the same food, hurt with the same weapons, subject
to the same diseases, healed by the same means,
warmed and cooled by the same winter and summer, as
a Christian is? If you prick us, do we not bleed?
if you tickle us, do we not laugh? if you poison
us, do we not die? and if you wrong us, shall we not
revenge? If we are like you in the rest, we will
resemble you in that. If a Jew wrong a Christian,
what is his humility? Revenge. If a Christian
wrong a Jew, what should his sufferance be by
Christian example? Why, revenge."

David Suchet as Shylock (Hath not a Jew eyes?)

We know that Shylock is the wronged party in the play. He is a victim rather than a villain, and that fact is obvious thanks to the abusive vitriol he receives from the Christians, in particular Gratiano, Antonio, and Salanio & Salarino. 

Keep in mind, at the beginning of the play, Shylock has done nothing to any of them. Still Antonio not only thinks it's okay to void his rheum on Shylock's beard, but freely admits he's like to do so again!

There is nothing Christian about the way the other men treat Shylock. Spitting on him, calling him a dog, their glee when he is forced to convert, Gratiano wishing him hanged - none of these things are Christian behaviours. These men are not 'nice' characters. 

Henry Goodman is Shylock
If we take away the proof of their unpleasantness, what are we left with? 

Well, Shylock's distress and anger don't make anywhere near as much sense. His speech above loses at least some, if not all, of its power. His desire for revenge doesn't ring true. And then we have a man who's bent on hurting Antonio good reason. 

Take away the anti-Semitism he's been victim of and you make him a villain. 

Now, don't get me wrong, Shylock isn't all sweetness and light, and perhaps his desire for revenge is wrong. But it's understandable in the context of the play.

However, take the context away, and we not only turn him into a baddie, but also make him a two-dimensional, pantomime villain. 

I'm not going to deny there are facets of the play that are uncomfortable; the upbeat end probably the most disturbing thing of all. I've seen productions that close on a rather more sombre note though, like Trevor Nunn's Royal National Theatre production. I tend to think, if you're going to edit the play at all, that's one of the places to do it. 

It is, unquestionably, a problem play, but I don't believe we make it unproblematic by removing lines that are offensive. I don't think taking vile things out of the Christians' mouths makes The Merchant of Venice a 'better' or more palatable play.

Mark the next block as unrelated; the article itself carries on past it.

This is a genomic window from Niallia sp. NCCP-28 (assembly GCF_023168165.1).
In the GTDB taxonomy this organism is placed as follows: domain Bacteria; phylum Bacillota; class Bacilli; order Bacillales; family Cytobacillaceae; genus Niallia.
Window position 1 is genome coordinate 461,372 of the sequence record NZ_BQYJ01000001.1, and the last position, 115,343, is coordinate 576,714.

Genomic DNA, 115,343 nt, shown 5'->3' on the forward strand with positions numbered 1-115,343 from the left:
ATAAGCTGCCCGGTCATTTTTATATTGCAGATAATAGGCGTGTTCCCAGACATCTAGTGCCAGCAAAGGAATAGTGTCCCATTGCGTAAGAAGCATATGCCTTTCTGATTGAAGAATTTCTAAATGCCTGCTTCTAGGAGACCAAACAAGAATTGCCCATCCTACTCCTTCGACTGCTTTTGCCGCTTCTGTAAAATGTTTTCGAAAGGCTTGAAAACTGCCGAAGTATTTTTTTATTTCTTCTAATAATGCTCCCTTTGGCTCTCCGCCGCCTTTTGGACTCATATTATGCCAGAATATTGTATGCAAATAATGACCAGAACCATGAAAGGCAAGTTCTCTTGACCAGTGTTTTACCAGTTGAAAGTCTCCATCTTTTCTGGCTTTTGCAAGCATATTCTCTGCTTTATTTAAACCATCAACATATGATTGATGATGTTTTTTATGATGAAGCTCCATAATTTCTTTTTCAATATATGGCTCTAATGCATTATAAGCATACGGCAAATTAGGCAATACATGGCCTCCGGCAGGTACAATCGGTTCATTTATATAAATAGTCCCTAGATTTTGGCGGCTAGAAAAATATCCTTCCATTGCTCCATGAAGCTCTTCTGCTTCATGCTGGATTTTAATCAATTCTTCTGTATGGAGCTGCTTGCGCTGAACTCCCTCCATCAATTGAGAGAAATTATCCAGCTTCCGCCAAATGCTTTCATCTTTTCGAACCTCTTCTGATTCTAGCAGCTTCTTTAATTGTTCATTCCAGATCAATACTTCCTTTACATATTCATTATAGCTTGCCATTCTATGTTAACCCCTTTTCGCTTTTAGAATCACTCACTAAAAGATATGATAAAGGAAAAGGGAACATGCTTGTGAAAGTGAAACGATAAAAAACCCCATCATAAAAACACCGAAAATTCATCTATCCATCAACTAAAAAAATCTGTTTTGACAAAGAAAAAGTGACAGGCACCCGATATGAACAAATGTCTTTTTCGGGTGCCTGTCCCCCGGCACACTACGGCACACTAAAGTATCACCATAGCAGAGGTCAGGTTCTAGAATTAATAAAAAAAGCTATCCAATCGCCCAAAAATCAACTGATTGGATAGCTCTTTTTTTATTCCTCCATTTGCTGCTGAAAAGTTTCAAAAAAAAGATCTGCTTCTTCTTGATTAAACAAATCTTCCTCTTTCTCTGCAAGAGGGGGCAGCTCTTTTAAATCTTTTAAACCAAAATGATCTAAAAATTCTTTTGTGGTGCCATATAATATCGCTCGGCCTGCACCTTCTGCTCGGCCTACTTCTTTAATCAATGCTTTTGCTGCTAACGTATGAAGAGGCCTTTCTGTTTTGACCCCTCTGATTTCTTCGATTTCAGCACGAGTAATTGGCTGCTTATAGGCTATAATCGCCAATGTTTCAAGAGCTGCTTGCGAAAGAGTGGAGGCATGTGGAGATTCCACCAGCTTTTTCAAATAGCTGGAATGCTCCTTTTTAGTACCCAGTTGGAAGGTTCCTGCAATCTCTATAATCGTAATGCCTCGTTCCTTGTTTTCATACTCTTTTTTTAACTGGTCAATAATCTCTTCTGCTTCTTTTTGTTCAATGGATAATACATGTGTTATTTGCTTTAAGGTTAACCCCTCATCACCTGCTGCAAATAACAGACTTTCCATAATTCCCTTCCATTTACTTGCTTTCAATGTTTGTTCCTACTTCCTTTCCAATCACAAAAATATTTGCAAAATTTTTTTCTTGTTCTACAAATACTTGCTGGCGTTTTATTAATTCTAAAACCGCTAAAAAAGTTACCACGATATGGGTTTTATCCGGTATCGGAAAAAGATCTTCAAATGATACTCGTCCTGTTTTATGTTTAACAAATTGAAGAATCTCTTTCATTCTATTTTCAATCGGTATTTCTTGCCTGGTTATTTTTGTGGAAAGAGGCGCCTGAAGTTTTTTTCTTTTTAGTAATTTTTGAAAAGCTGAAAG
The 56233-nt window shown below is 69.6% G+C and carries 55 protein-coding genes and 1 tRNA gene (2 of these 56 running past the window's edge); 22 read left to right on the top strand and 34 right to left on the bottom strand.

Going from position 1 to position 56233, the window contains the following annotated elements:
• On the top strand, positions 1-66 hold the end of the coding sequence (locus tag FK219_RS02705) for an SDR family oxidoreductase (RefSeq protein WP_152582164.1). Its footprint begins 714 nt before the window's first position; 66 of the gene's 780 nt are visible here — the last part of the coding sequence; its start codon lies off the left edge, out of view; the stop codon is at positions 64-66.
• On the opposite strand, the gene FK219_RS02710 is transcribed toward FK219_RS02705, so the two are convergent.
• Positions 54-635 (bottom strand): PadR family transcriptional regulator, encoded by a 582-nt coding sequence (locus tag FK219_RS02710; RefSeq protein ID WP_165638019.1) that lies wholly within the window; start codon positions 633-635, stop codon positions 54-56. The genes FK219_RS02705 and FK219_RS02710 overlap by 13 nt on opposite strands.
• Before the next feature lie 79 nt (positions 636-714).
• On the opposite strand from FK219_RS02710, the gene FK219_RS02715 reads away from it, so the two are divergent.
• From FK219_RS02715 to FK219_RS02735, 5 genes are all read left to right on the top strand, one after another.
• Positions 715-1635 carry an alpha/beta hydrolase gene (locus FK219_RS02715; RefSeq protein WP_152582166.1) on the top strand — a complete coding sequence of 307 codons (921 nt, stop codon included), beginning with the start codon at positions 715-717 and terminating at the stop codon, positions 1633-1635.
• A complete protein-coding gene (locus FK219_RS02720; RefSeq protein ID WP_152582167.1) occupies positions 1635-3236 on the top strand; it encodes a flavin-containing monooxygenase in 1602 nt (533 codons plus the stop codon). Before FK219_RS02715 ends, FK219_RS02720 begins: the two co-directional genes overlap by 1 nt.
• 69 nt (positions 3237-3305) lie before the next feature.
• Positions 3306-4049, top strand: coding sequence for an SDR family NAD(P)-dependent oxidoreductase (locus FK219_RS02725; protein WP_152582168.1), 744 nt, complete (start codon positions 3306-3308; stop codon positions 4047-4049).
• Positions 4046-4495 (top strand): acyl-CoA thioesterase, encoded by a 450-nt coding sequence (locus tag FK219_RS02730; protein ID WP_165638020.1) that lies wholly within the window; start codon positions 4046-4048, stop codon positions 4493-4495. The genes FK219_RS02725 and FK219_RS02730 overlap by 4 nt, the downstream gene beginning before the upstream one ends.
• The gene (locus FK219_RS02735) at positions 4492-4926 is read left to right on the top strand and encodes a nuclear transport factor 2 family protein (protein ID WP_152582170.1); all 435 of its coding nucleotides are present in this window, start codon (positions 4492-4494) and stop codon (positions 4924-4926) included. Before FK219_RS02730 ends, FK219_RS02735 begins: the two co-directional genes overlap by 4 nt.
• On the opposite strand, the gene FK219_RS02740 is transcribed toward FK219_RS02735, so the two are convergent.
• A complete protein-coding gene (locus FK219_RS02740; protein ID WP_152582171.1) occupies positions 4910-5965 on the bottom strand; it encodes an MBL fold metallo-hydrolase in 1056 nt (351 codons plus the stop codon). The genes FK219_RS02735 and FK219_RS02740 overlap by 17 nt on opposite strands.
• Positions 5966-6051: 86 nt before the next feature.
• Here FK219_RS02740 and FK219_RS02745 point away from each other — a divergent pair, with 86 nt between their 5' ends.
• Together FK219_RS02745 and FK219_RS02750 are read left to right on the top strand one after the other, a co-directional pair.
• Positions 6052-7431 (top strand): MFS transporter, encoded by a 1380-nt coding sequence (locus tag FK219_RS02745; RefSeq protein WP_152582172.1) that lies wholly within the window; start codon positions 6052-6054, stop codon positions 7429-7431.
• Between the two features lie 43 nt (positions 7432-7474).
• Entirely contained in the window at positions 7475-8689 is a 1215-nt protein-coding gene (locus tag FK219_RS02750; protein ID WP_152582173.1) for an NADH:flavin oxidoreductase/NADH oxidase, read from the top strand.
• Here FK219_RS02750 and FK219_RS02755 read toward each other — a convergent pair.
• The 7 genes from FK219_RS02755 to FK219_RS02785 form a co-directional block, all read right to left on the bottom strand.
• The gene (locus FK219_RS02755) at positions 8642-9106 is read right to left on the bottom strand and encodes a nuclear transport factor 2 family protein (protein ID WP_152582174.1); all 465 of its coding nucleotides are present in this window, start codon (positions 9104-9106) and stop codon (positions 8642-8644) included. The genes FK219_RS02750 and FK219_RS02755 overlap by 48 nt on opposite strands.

In fact, I feel the complete opposite is true. 

Ignoring the anti-Semitism of the era, and the horrific abuse that is so fundamental to why Shylock acts as he does, makes for a much poorer play; with far less complex characters and a Jewish character whose demand for a pound of flesh is seemingly motiveless.

But what do you think?

Saturday, 14 March 2015

Shakespeare's The Merchant of Venice in a Nutshell

Because I don't post here nearly as often as I should, I'm making my rather belaboured way through putting all of Shakespeare's plays into nutshells; whittling the plot down to its most simple elements in order to explain what the play is about.

And on this occasion, it's the turn of The Merchant of Venice.

A wealthy merchant who's borrowed money on behalf of his friend, learns that his ships have been lost. Unable to repay the usurer he has abused in the past, he faces the prospect of paying the contract's specified penalty: a pound of his flesh.

Now that's the gist of the plot, but it's not really what The Merchant of Venice is about. And, in keeping the nutshell as concise as possible, I've left out two important strands of the plot - Portia's love trial (and her subsequent part in the Venetian trial), and the romance between Lorenzo and Jessica.

Ironically, though, I'd say what the play is actually about is much simpler than the logline I've given it above. It's about love; in various forms, including romantic, friendship, paternal and fillial. It's about prejudice, and the things hatred can engender. And it's about the law.

For more on The Merchant of Venice, take a look at:

A Quick Overview of The Merchant of Venice
The Casket Trial
Clever Portia and The Quality of Mercy
Is Shakespeare Anti-Semitic?

Sunday, 1 March 2015

Does Shakespeare Pass The Bechdel Test?

Lady Macbeth is one of Shakespeare's finest
female creations.
Shakespeare's women are some of the most memorable and feisty gals in literature/theatre. But do any of his plays pass the Bechdel test?

Perhaps it's unfair to apply a concept coined in the mid 1980s to four-hundred-year-old literature, but, given how many strong women exist in Shakespeare's work, I think it's a valid question.

What is The Bechdel Test?